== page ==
Rhetorical Appeal In Into The Wild By Jon Krakauer

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Into the Wild is a significant example of rhetorical appeals because of how successful Jon Krakauer wrote Chris McCandless’s adventures and relationships to catch the attention of his audience. Krakauer used many rhetorical appeals such as ethos, logos and pathos in order to get this story across to his audience.
Krakauer appeals ethically to his audience by using tools to effectively make comparisons of Chris McCandless, as well as being able to show McCandless was not insane. Krakauer saw himself inside of the story that McCandless lead. For example, “Like McCandless, figures of male authority aroused in me a confusing medley of corked fury and hunger to please. If something captured my undisciplined imagination, I pursued it with a zeal
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He tries to reason with his readers and show that there is more to see beyond your first impression, instead of a rebellious teenager who wants to go against social norms Krakauer shows this by a logos strategy. “On weekends, when his high school pals were attending ‘keggers’ and trying to sneak into Georgetown bars, McCandless would wander the seedier quarters of Washington, chatting with prostitutes and homeless people, buying them meals, earnestly suggesting way they might improve their lives” (113). This quote suggests that McCandless is selfless and non judgemental. As well as being caring, McCandless was a free spirit. “The joy of life comes from our encounters with new experiences, and hence there is no greater joy than to have an endlessly changing horizon, for each day to have a new and different sun. If you want to get more out of life, Ron, you must lose your inclination for monotonous security and adopt a helter-skelter style of life that will at first appear to you to be crazy. But once you become accustomed to such a life you will see its full meaning and its incredible beauty” (57). Krakauer used this letter in his novel to show appeals to logos because it gives the readers perspective that McCandless had about life. Krakauer also includes McCandless’s confidence in decision for traveling out to the bush of Alaska to create logos appeal. “Like not a few of those seduced by the wild, McCandless seems to have been driven …show more content…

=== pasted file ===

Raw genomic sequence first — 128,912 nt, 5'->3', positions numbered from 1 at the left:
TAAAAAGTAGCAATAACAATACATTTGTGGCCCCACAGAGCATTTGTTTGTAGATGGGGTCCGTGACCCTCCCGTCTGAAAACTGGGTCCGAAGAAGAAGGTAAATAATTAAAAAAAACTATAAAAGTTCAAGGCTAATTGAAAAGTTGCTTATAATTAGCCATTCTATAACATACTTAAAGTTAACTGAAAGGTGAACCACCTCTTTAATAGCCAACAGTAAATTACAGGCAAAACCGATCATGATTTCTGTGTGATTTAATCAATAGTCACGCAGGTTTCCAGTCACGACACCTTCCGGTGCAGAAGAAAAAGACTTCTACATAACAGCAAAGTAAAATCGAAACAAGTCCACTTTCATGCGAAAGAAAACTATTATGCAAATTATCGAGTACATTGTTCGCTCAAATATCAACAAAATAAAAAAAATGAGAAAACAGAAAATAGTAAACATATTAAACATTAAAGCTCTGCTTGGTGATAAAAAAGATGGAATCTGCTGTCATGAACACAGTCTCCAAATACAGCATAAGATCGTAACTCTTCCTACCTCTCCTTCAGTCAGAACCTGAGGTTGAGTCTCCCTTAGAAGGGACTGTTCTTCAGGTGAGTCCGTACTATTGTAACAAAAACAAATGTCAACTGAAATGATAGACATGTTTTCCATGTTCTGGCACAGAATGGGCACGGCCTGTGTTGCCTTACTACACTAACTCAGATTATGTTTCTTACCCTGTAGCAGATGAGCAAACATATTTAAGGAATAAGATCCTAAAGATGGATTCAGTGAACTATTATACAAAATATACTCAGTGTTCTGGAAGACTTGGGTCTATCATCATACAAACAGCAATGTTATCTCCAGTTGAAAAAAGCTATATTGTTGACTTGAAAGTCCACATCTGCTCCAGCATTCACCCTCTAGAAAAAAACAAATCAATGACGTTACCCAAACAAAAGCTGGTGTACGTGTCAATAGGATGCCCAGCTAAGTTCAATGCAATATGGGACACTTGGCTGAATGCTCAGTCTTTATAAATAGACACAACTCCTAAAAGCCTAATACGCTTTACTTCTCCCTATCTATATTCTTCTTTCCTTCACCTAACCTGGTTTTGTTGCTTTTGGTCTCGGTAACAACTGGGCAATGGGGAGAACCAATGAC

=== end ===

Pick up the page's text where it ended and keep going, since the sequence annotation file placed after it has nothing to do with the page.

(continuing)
“I noticed he was crying. That frightened me. He wasn’t planning on being gone all that long; I figured he wouldn’t have been crying unless he intended to take some big risks and knew he might not be coming back. That’s when I started having a bad feeling that we wouldn’t never see Alex again” (68). From this emotion we see, we are given an unexpected perspective of McCandless that we hadn’t seen much of before, which leads us to think that McCandless was incompetent and selfish. McCandless also leads us to think he will perish in the postcard he sent to Wayne Westerberg that read, “Please return all mail I receive to the sender. It might be a very long time before I return South. If this adventure proves fatal and you don’t ever hear from me again, I want you to know you’re a great man. I now walk into the wild” (69). This part of the story helps the reader realize that we make impacts on people 's lives and that we matter. Many different people can relate to the tragedies presented in this telling of McCandless’s journey and life he lived.
Jon Krakauer had the ability to appeal ethos, logos and pathos to show the readers that Christopher McCandless was unique and significant. McCandless may not have conformed to society and chose the classic way of life, but his experience built these themes and values and helped create

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